Well, you can’t call her lazy. She churns out more books in a year than many writers do in a lifetime. And although HM Ward may write fast, she puts care into detail and has created a process that not only maximizes her time, but feeds the beast (her fans) as often as their hunger pangs for more are demanded.
I had the opportunity to connect with HM Ward about how she creates such amazing stories, both long and short, in such little time, how she overcame her dyslexia and her suggests for others who would like to follow her path.
What is your writing process? Do you outline first or do you just pants-it and then how do you revise your work until it goes to your editor?
I map out the story in my head, fully, and then I write it. After that, I go over it once, smoothing and fleshing things out, and then hand it to the first editor. They’ll make notes where I need to clarify, and after I do that, it goes to another editor. Then proofreaders, then publication.
My editors are private. One is my husband and the other is an employee. I’ve tried going outside, but I’ve had trouble finding people that can turn things around fast, and whose judgment I can trust completely.
So, you don’t outline at all?
That’s right, no outlines. And I won’t begin a book until I have the entire thing mapped out in my mind. My formal training is in theology and I was taught to write sermons. My books mirror that style by telling a story through ‘moves.’ Each move is mapped out in detail and characters are decided before I begin.
Most of the time, I give the characters a Myers-Briggs personality profile type. Ivy, in DEMON KISSED, is an INFJ and that book has Calvinistic tones of predestination—it doesn’t matter what you do, your life will still follow the same path. For an INFJ that idea is terrifying. We’re control freaks, idealists, and yes, I’m one.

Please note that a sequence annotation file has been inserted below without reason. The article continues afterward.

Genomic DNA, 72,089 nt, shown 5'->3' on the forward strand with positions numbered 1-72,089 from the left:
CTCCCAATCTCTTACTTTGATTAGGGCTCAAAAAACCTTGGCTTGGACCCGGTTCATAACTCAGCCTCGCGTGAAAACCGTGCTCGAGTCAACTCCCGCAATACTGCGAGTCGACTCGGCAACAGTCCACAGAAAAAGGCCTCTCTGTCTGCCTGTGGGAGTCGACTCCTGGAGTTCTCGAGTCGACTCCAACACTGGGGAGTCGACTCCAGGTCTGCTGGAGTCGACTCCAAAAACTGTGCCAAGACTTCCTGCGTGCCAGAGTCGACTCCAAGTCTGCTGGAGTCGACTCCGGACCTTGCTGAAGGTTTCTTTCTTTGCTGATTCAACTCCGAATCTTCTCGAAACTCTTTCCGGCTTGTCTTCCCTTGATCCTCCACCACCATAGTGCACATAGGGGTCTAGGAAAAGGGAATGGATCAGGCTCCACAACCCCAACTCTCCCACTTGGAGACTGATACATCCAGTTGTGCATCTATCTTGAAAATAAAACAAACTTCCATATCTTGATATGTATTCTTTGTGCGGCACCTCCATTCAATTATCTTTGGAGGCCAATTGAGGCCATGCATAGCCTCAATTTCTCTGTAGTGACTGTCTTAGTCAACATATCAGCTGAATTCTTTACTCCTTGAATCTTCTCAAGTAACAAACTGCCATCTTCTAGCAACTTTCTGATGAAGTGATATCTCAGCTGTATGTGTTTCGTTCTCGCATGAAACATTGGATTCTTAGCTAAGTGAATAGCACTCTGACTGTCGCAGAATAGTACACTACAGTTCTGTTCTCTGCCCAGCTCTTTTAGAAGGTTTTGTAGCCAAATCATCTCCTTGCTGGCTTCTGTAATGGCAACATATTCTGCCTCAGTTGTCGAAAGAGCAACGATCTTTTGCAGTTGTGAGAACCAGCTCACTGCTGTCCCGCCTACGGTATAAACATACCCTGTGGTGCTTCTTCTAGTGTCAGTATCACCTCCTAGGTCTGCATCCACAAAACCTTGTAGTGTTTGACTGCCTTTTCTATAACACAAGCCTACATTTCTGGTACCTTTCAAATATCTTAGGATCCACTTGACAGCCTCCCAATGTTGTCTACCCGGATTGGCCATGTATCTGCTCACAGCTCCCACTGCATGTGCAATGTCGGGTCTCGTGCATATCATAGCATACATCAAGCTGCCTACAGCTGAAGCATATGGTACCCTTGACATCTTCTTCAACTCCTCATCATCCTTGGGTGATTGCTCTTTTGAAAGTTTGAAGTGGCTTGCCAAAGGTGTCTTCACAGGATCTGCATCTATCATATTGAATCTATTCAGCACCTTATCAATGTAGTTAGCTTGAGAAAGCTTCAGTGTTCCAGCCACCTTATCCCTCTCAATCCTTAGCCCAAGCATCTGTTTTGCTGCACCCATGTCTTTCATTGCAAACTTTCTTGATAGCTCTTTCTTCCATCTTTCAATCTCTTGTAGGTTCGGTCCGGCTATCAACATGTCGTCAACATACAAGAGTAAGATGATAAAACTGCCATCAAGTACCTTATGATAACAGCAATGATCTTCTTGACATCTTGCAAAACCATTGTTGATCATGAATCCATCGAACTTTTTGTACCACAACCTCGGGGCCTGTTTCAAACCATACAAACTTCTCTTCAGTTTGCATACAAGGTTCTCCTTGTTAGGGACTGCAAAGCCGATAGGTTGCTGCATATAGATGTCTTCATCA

How long does it take for the story to germinate in your mind, before you start writing?
It varies. Sometimes I have an idea, but not the scope of the story, so I set it aside. Other times it just comes to me, usually because there’s an emotional attachment to the storyline. SCANDALOUS was dreamed up one day and I wrote it the next week. It’s about a missed kiss. One day, I was wondering what would have happened to me if Mike didn’t kiss me that night 20 years ago. What would have happened to us? The story germinated quickly, because it was so personal.
And you do your own covers, right?
Yes, I make my own covers. I do the graphic design. I also shot the covers of the DEMON KISSED series, STONE PRISION, and CATALYST. Recently, it’s been too time-consuming to do my own shoots – I’d rather be writing. But, I still try to choose covers that are evocative, that I’d shoot myself, and that readers respond to. Things that are similar, but different.
How many words do you write per day?
It depends on the day. Max is 14,000 words a day and I’m a babbling wreck at the end. About 5,000 per day is comfy. SCANDALOUS was written in 6 days, start to finish. I was curious to see how fast I could write a novel.
What time do you start writing every day?
I usually try to write in the morning. By the end of the day, my brain has turned to mush. And if it gets too close to bedtime, I’ll spend the entire night turning stories over in my head.
How often do you take breaks?
As often as my physical therapist tells me to or I get yelled at because she can tell. So, every 30 minutes to an hour, I get up and walk around. It’s annoying if I’m in the zone, but necessary.
How long are your novels?
They range from 300-500 pages. I also write serials – which I really enjoy reading and writing. Those tend to be around 150 pages.
What does the first editor of yours do that the second editor doesn’t?
The 1st editor looks for structural issues with the overall story, timeline, and my word choices. I’ve been known to drift into writing poetry at times. His job is to pull it back to common usage so the reader is reading the story and not distracted by the words.
Why do you use more than one proofreader?
Because there’s more than one typo. I’m dyslexic and have Irlen syndrome. In other words, I can’t see very well at all. Reading is difficult and I can’t catch my mistakes. Proofreaders help me catch the typos that the first two rounds of editing missed.